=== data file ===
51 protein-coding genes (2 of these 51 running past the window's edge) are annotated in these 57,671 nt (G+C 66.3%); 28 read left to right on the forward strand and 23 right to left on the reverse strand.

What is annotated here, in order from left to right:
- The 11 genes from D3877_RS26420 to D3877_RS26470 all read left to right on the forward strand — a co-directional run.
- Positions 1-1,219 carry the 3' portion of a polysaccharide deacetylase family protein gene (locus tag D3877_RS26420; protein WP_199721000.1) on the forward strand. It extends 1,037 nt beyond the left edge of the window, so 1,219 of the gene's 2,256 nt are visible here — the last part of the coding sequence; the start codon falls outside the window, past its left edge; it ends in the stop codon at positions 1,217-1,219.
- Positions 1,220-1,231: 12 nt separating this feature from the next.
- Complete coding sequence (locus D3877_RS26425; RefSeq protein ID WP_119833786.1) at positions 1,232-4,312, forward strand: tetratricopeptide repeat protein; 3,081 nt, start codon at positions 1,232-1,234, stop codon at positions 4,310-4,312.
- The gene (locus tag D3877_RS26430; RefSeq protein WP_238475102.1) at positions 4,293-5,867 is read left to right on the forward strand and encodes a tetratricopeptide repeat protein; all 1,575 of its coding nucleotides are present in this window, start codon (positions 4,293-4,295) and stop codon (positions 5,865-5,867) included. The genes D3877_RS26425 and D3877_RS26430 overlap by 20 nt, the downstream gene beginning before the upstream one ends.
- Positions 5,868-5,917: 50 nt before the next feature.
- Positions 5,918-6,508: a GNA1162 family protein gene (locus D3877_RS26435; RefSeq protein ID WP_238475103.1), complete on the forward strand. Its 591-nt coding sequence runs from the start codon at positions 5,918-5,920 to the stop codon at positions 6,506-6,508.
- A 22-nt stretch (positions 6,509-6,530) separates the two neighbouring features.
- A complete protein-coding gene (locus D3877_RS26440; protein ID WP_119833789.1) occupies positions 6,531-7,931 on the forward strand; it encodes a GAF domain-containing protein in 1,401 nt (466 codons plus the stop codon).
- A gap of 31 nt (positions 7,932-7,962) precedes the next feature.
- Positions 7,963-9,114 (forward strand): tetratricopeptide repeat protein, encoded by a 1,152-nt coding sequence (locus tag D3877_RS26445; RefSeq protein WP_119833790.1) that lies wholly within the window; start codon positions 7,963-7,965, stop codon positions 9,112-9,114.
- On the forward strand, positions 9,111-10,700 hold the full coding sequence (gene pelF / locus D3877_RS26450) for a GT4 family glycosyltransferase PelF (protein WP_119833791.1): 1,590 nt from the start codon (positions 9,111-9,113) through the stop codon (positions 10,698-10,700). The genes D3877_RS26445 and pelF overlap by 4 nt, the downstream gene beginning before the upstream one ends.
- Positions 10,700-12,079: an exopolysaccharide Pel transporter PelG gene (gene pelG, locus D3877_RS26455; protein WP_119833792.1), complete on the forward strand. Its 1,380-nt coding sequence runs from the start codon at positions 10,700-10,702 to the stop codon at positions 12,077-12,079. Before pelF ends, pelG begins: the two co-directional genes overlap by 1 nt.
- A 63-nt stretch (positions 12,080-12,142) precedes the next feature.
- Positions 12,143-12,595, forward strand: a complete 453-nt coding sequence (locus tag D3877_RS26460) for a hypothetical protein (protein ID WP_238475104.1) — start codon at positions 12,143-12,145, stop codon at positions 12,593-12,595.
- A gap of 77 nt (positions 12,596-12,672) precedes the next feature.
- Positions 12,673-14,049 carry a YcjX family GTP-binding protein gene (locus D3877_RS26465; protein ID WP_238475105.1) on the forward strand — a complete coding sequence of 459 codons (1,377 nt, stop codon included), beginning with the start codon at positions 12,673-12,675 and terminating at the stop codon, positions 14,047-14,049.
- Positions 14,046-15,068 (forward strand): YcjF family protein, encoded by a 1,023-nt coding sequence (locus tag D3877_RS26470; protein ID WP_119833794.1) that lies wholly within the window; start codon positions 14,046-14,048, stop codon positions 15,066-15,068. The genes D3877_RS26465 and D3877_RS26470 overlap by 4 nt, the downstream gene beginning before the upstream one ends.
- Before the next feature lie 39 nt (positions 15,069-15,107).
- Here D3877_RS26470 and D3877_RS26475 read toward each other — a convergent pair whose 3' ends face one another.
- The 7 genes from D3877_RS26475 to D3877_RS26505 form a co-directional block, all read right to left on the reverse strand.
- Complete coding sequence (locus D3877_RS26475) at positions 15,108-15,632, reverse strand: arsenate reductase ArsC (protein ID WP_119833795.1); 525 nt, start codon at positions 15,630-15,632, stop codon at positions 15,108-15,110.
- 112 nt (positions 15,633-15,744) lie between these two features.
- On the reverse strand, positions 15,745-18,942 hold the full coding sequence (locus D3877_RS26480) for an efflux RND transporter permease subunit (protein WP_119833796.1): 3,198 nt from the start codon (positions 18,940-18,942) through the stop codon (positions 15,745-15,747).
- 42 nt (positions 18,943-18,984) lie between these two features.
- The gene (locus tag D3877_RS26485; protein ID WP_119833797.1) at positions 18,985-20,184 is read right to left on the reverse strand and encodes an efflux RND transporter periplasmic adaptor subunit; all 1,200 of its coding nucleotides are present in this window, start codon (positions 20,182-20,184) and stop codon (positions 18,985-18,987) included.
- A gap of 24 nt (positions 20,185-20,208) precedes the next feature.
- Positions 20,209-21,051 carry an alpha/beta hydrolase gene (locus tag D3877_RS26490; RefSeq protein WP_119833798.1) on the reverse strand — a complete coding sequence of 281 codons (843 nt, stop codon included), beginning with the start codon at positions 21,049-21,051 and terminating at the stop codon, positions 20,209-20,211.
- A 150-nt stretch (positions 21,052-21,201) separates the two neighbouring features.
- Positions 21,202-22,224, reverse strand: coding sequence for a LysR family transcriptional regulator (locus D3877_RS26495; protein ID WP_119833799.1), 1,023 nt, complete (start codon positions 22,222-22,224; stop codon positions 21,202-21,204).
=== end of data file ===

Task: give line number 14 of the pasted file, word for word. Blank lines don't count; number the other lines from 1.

- On the forward strand, positions 9,111-10,700 hold the full coding sequence (gene pelF / locus D3877_RS26450) for a GT4 family glycosyltransferase PelF (protein WP_119833791.1): 1,590 nt from the start codon (positions 9,111-9,113) through the stop codon (positions 10,698-10,700). The genes D3877_RS26445 and pelF overlap by 4 nt, the downstream gene beginning before the upstream one ends.